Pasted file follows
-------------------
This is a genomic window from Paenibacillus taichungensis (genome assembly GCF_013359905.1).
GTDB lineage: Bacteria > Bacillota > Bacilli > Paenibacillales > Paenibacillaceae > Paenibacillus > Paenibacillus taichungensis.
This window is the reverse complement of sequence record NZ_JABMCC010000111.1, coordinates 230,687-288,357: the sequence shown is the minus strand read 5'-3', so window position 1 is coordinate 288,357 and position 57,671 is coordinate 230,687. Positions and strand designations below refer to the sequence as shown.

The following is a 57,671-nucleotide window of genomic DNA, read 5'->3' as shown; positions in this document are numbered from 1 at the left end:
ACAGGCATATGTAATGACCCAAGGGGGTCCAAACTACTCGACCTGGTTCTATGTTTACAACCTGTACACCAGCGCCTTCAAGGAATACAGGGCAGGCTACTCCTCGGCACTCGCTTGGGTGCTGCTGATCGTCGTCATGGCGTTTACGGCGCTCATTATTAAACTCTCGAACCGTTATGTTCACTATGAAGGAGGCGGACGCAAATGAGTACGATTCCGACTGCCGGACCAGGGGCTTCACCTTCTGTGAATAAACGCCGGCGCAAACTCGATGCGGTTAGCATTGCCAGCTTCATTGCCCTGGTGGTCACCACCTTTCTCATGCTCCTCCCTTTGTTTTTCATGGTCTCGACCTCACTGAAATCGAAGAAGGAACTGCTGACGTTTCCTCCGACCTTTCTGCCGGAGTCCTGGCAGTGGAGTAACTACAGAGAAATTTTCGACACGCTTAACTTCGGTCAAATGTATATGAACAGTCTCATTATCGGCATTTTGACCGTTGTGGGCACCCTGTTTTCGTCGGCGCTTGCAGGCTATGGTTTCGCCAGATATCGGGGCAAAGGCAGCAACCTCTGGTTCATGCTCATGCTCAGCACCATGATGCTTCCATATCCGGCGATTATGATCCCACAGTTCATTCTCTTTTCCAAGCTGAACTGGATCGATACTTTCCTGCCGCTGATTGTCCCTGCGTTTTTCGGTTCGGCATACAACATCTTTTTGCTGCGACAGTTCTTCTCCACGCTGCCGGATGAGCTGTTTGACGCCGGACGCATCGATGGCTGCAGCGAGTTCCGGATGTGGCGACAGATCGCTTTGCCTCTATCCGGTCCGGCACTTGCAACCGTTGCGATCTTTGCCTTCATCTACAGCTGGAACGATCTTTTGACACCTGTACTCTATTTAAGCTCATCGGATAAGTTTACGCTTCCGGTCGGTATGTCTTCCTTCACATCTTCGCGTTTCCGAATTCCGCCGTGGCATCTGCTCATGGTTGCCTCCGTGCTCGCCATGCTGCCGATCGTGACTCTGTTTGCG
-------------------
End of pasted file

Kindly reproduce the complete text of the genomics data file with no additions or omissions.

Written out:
This is a genomic window from Paenibacillus taichungensis (genome assembly GCF_013359905.1).
GTDB lineage: Bacteria > Bacillota > Bacilli > Paenibacillales > Paenibacillaceae > Paenibacillus > Paenibacillus taichungensis.
This window is the reverse complement of sequence record NZ_JABMCC010000111.1, coordinates 230,687-288,357: the sequence shown is the minus strand read 5'-3', so window position 1 is coordinate 288,357 and position 57,671 is coordinate 230,687. Positions and strand designations below refer to the sequence as shown.

The following is a 57,671-nucleotide window of genomic DNA, read 5'->3' as shown; positions in this document are numbered from 1 at the left end:
ACAGGCATATGTAATGACCCAAGGGGGTCCAAACTACTCGACCTGGTTCTATGTTTACAACCTGTACACCAGCGCCTTCAAGGAATACAGGGCAGGCTACTCCTCGGCACTCGCTTGGGTGCTGCTGATCGTCGTCATGGCGTTTACGGCGCTCATTATTAAACTCTCGAACCGTTATGTTCACTATGAAGGAGGCGGACGCAAATGAGTACGATTCCGACTGCCGGACCAGGGGCTTCACCTTCTGTGAATAAACGCCGGCGCAAACTCGATGCGGTTAGCATTGCCAGCTTCATTGCCCTGGTGGTCACCACCTTTCTCATGCTCCTCCCTTTGTTTTTCATGGTCTCGACCTCACTGAAATCGAAGAAGGAACTGCTGACGTTTCCTCCGACCTTTCTGCCGGAGTCCTGGCAGTGGAGTAACTACAGAGAAATTTTCGACACGCTTAACTTCGGTCAAATGTATATGAACAGTCTCATTATCGGCATTTTGACCGTTGTGGGCACCCTGTTTTCGTCGGCGCTTGCAGGCTATGGTTTCGCCAGATATCGGGGCAAAGGCAGCAACCTCTGGTTCATGCTCATGCTCAGCACCATGATGCTTCCATATCCGGCGATTATGATCCCACAGTTCATTCTCTTTTCCAAGCTGAACTGGATCGATACTTTCCTGCCGCTGATTGTCCCTGCGTTTTTCGGTTCGGCATACAACATCTTTTTGCTGCGACAGTTCTTCTCCACGCTGCCGGATGAGCTGTTTGACGCCGGACGCATCGATGGCTGCAGCGAGTTCCGGATGTGGCGACAGATCGCTTTGCCTCTATCCGGTCCGGCACTTGCAACCGTTGCGATCTTTGCCTTCATCTACAGCTGGAACGATCTTTTGACACCTGTACTCTATTTAAGCTCATCGGATAAGTTTACGCTTCCGGTCGGTATGTCTTCCTTCACATCTTCGCGTTTCCGAATTCCGCCGTGGCATCTGCTCATGGTTGCCTCCGTGCTCGCCATGCTGCCGATCGTGACTCTGTTTGCG